Let’s talk about my rights, my body, my health.

Purity Shawa, 21, is a volunteer for Tikambe! (Let’s Talk!), a joint BBC Media Action and Restless Development project in Zambia. The project uses TV, radio, online media and peer education to train young people in life skills, improve their knowledge of sexual and reproductive rights, and improve access to friendly health services. This blog is part of our Young Powerful Women series for International Women’s Day.  

The radio station that we are working with on the Tikambe! project is one of the biggest in Kabwe (the capital of Zambian Central Province). It is everywhere. You go in stores, you listen to KNC radio; you go into town, anywhere you go – even if you board a bus you will find people listening to it. So it is the easiest way of reaching a large number of people out there.

Purity presenting on the Tikambe! radio show with her co-presenter Andrew.

On one show we were talking about rape. We just want to know what effect rape has on the victim. We also want to find out what has contributed to a high number of rape cases in Zambia. We want to find the solution, or anything that can be done to avert this problem in Zambia. Once they have knowledge about rape and the effects that it has, people will get to know what to do if it happens to them, and be able to quickly report it and get emotional support and help from the hospital.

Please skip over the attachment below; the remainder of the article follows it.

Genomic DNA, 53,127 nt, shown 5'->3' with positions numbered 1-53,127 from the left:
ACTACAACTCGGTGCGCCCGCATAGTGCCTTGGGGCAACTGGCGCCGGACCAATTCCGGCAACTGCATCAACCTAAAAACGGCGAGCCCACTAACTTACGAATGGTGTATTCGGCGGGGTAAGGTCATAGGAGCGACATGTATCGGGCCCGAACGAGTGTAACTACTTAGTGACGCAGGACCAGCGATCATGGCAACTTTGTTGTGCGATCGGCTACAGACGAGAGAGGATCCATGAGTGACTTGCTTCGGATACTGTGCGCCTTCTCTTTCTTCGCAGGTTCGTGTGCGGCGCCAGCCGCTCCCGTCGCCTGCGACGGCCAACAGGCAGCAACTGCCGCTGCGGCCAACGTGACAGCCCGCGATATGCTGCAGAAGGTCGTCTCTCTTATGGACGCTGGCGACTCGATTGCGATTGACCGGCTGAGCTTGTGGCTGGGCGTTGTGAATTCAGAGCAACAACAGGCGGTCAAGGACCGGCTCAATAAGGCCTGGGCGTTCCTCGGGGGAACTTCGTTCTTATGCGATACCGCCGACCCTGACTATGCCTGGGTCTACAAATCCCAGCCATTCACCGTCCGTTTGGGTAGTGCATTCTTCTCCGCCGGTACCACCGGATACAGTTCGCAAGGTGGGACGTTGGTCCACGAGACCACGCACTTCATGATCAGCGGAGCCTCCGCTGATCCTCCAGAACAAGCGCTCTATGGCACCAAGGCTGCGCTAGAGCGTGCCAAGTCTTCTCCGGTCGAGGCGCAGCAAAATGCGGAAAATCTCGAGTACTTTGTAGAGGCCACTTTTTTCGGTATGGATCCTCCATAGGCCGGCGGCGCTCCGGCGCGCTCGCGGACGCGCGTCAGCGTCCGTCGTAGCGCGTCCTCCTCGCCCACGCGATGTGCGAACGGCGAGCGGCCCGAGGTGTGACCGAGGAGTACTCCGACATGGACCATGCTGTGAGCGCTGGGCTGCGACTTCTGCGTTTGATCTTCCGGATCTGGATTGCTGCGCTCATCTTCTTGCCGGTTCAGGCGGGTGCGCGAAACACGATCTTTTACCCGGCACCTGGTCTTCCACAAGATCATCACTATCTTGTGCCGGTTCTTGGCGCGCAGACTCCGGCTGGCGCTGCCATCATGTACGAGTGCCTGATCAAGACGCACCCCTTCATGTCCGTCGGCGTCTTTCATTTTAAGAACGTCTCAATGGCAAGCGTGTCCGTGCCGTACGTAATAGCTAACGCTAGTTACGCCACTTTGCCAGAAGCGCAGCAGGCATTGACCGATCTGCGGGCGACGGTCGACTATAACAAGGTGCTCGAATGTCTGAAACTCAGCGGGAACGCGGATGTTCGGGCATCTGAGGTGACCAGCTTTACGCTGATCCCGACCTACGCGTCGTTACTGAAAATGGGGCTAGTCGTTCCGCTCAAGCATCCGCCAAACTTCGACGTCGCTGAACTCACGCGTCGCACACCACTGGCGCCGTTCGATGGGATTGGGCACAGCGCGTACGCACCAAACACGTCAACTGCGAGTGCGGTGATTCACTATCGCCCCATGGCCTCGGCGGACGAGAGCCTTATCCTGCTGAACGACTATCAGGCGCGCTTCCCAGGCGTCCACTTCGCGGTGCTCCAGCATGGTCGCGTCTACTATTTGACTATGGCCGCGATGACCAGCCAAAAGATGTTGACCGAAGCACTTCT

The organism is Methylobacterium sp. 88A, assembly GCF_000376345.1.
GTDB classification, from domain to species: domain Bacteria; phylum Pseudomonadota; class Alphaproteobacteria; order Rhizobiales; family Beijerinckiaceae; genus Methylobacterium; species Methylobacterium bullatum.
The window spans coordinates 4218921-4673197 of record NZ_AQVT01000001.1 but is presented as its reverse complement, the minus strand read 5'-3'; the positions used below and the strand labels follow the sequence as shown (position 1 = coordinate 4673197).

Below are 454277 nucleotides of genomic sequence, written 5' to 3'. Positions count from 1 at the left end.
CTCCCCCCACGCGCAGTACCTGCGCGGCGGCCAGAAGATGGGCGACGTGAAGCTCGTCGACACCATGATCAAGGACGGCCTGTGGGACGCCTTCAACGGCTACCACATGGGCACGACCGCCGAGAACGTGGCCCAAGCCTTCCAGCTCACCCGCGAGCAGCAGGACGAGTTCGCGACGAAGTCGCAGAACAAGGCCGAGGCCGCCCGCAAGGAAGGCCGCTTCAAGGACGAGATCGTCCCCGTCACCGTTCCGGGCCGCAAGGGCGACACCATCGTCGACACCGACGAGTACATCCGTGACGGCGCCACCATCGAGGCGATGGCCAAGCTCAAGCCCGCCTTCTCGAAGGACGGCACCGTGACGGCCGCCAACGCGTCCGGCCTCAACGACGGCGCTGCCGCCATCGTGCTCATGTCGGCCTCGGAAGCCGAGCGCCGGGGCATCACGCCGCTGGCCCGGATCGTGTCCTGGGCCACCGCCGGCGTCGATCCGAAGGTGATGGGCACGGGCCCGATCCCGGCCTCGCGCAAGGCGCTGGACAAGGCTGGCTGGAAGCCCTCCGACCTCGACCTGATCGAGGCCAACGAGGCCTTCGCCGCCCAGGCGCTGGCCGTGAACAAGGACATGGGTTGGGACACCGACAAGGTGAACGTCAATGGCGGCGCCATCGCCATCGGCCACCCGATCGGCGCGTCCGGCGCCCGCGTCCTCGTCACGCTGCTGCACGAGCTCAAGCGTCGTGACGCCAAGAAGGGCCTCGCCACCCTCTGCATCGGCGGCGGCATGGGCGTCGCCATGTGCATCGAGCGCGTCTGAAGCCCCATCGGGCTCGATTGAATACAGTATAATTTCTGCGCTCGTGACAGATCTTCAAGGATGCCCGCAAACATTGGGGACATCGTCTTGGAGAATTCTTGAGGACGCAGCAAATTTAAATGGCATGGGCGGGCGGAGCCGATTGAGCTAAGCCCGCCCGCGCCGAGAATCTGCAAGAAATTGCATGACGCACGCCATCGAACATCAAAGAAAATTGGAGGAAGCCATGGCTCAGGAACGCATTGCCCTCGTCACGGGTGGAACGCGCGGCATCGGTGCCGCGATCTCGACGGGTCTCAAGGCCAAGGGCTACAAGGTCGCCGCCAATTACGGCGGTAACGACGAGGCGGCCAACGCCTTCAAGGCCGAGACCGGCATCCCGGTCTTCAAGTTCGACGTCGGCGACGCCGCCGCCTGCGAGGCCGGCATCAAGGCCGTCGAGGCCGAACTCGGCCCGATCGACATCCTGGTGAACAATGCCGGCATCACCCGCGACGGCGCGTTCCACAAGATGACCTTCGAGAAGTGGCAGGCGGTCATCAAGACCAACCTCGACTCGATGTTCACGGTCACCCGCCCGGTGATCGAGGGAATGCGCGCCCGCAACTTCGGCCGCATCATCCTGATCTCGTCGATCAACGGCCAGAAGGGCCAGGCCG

Collecting vox pops and sound bites in the local community

We see the show as a solution because at least when people hear these issues being talked about, and a lot of young people are contributing, it will really help other young people that still feel they can’t come out and just speak. We just want to let people know that we bring in an aspect of Zambian law. So we have guests on show from the law side, to talk about where people can report such issues, if a young person is raped where they can go for help, what health services they can access and where.  

Outside the  KNC radio recording studio

We also go in the communities to get views of people. Young people who are just growing up, adolescents, they don’t understand that their body changes, they don’t understand what happens, so they need that education, and we also need to hear from them.

In the community collecting soundbites for the radio show.

At first I never knew much about sexual and reproductive health and other livelihood and employment topics or issues. So now that I’m involved with this project I have been learning throughout and I’m still learning. It has really changed me; it had just given me that passion to carry on and want to give more information to people who need it.  

Find out how more brilliant young people are using their power to change the world in our Youth Power campaign.  

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Let’s talk about my rights, my body, my health.

by wearerestless Reading time: 2 min